March 25, 1996 |
The U.S. Forest Service obstructed an investigation into allegations that Weyerhauser Co. illegally harvested millions of dollars of timber from national forests in Oregon and Northern California, according to two watchdog groups with close ties to agency investigators. Furthermore, the groups contended, the Forest Service quietly acquiesced in the harvesting and has failed to combat large-scale thefts in the nation's vast national forests.
October 8, 1993 |
The Clinton Administration took a key step Thursday to secure support for its long-term Northwest timber harvest plan, striking an interim deal under which logging would be permitted in some areas of Washington and Oregon that have long been off-limits. Under an agreement reached with environmental groups, the Administration would seek federal court approval to allow the sale of 83 million board feet of lumber from national forests that are home to the endangered spotted owl.
June 9, 1992 |
A federal judge Monday extended a ban against U.S. Bureau of Land Management sales of old-growth timber in western Oregon until the agency assesses how logging affects the threatened northern spotted owl. The order appeared likely to halt the sales at least until the middle of next year. U.S. District Judge Helen Frye, who on Feb. 19 granted a temporary injunction against the sales, granted a permanent injunction at the request of groups who sued under federal environmental law.
April 7, 1992 |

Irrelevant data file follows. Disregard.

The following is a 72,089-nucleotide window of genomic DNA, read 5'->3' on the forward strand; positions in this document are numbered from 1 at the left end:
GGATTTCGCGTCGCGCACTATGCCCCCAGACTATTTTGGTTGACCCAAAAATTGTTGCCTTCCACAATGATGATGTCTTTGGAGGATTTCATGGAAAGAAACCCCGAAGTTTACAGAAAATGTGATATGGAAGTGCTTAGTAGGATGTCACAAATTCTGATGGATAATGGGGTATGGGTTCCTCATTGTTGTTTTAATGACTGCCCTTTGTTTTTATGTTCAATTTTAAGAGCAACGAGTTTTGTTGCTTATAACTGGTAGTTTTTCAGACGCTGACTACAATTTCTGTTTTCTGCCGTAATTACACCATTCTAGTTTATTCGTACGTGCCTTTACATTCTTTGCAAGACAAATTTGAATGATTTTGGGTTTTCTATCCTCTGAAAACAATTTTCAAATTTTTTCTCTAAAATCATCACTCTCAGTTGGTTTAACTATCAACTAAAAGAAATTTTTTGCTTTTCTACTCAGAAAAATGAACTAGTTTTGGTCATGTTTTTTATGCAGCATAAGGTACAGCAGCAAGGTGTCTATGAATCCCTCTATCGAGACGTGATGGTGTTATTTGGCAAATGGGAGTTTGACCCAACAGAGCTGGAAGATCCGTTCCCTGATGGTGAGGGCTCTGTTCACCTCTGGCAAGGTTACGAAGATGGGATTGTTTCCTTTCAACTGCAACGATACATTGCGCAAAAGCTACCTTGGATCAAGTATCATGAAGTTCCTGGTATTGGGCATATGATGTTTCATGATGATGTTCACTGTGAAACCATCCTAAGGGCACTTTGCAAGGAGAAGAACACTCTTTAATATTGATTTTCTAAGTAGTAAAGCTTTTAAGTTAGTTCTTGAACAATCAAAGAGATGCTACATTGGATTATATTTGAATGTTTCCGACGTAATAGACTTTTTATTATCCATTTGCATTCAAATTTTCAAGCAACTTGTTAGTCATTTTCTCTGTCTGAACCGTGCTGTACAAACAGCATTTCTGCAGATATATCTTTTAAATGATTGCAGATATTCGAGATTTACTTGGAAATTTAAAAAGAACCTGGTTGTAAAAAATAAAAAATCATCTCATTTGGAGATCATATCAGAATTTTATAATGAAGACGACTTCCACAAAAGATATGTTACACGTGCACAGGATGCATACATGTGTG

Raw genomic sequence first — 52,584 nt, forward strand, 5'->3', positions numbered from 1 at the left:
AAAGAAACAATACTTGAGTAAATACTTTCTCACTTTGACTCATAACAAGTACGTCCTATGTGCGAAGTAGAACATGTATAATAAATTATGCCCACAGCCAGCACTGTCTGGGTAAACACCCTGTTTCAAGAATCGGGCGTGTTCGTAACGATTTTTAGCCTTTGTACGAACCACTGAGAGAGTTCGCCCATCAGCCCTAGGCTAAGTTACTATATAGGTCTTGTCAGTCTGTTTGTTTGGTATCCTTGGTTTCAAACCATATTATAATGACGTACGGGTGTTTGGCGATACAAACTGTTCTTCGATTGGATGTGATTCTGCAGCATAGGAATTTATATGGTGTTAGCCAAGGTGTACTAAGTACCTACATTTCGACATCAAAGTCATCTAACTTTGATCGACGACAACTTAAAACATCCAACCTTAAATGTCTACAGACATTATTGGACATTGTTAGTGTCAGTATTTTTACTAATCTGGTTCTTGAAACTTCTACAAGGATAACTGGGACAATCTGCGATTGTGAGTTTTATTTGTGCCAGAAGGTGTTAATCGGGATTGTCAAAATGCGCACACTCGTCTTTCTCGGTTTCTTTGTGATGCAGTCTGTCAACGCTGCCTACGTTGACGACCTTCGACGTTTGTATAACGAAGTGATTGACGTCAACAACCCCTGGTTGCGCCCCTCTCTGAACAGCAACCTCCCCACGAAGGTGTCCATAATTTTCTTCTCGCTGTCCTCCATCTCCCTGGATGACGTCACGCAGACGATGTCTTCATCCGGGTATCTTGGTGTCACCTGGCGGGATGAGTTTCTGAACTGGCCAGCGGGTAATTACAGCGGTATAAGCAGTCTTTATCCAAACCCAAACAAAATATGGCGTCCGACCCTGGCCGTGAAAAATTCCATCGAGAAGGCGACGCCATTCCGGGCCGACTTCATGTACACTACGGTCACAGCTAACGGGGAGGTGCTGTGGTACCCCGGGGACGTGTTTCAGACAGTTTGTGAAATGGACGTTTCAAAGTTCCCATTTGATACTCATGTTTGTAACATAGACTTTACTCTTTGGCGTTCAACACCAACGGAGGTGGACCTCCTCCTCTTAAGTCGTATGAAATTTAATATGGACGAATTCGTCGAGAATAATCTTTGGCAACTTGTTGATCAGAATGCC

When the Cabinet-level committee nicknamed the "God Squad" convenes soon to weigh the future of the northern spotted owl and to decide whether to allow the cutting of timber in its Oregon habitat, one unconventional economic argument it must consider will come down on the side of the owl. University of Oregon economics professor Ed Whitelaw is urging the committee to "put a value on clean air, forested mountains and pristine beaches--a value that has a dollar figure."
February 20, 1992 |
A federal judge in Portland, Ore., issued a preliminary injunction blocking all logging in old-growth forests on U.S. Bureau of Land Management property because of danger to the threatened northern spotted owl's habitat. U.S. District Judge Helen Frye issued the injunction in a lawsuit by several environmental groups. The preliminary injunction will block 26 timber sales awarded by the BLM since Dec. 31 and 23 sales scheduled to be offered in February and March.
November 26, 1991 |
For the first time since the imbroglio over a tiny minnow jeopardized a $120-million Tennessee dam, a committee with authority to sweep aside protection of the Endangered Species Act has been impaneled to weigh the future of the northern spotted owl. The Cabinet-level panel, summoned by Interior Secretary Manuel Lujan Jr. and nicknamed the "god squad," received its instructions last week.